(Image: Hema’s Tips for the big caravanning adventure, The Big Lap.)
As border restrictions ease, thousands of Covid weary Australians are looking to hit the road on that great caravanning right of passage, The Big Lap.
But preparing for a drive around the country should involve more than packing the van and waving goodbye to the neighbours, so here are some tips on planning your adventure.
Deciding on a budget for travel might be a good place to start, let’s do some quick calculations. With a detour to Darwin, Highway One goes all the way around the country for about 14,500 km. However, you will be exploring lots of byways so let’s say 18,000km as a target. At an average of 18L/100 km for the average vehicle that's 3240L or upwards of $4,500 in fuel. Throw in a service and a couple of tyres and we could hope for $5,500 as a minimum. Depending on the age of your vehicle and van it could be considerably higher.
Accommodation costs will vary widely. Even if you hope to free camp most of the time they can be hard to find especially near the coast. Throw in food and drink, some iconic tours and it’s not hard to see the daily budget easily running to $150 a day for a couple.
Choosing the direction of travel has been a perennial question and there isn’t a definitive answer. Most experienced lappers reckon the anticlockwise route makes the most of the prevailing winds. The difference in fuel economy and driving pleasure increases with a good tailwind and that can make a big difference on runs like the Nullabor where most of the weather comes from the west. But it depends on the season so you need some flexibility to extend your travel if conditions aren’t ideal.
(Image: Where you end up will depend a lot on the vehicle and van you have, but you can see a lot from the blacktop.)
One way to keep in touch with the reality of your trip is to get hold of a big Hema Map of Australia and get a feel for the many miles you will travel. It drives home what a big country Australia is and offers almost unlimited corners to explore.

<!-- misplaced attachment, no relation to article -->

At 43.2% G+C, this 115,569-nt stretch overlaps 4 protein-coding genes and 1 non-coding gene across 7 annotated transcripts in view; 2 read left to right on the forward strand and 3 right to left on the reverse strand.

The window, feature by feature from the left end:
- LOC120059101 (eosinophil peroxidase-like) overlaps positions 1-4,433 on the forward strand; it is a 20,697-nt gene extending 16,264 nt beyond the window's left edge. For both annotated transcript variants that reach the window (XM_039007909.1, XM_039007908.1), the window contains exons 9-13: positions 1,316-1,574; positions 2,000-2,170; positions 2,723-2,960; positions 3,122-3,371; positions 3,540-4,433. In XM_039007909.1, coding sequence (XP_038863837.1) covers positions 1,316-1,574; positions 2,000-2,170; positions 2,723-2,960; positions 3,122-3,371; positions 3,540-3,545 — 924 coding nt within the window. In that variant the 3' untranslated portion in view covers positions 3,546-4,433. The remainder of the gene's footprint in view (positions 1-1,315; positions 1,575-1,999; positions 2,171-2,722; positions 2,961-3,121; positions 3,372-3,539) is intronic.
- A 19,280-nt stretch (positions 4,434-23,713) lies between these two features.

Some folk like to plan every destination and others will fly by the seat of their pants and just enjoying fresh vistas as they come into view. Both options will deliver surprises and memories but I’m inclined to the idea of doing some research and locking in some must-see places. Don't forget, as will soon be obvious, you won’t be the only ones trying to board a boat trip on Yellow Waters, for example, so when you know your itinerary, that’s the time to book those special extras.
Where you end up will depend a lot on the vehicle and van you have, but you can see a lot from the blacktop of Highway One. You might not get into every remote billabong with a 23’ on-road caravan, but there are tours to loads of places along the way if you have the time and budget.
When to travel is important, because you probably don't want to be locked down over the wet season which can extend from November to May in the north. It’s hot and humid and many roads will be impassible. If you have to leave in autumn or summer, then head south to get the best of the cooler climates.
Wildflowers in Western Australia are at their best in October, so a swing down the west coast at that time of the year makes sense. While its contrary to most travel ideals, you might even enjoy the hot north in the wet season and there’s something to be said for visiting popular places without the crowds.
(Image: You'll need to set aside at least four months to do the journey justice.)
How long do you need?
You could spend a year or more travelling and exploring and still not see everything, however, you need to set aside at least four months to do the journey justice.
Plan to keep fit
Several long term travellers have told me that you can easily fall into holiday mode, spending more time than usual relaxing. As well as that, it’s tempting to add an ice cream or two to the diet, so keeping fit on the road is important. Long days behind the wheel can be draining so including time for a daily walk will both help you keep fit and let you fit into the clothes you left with.
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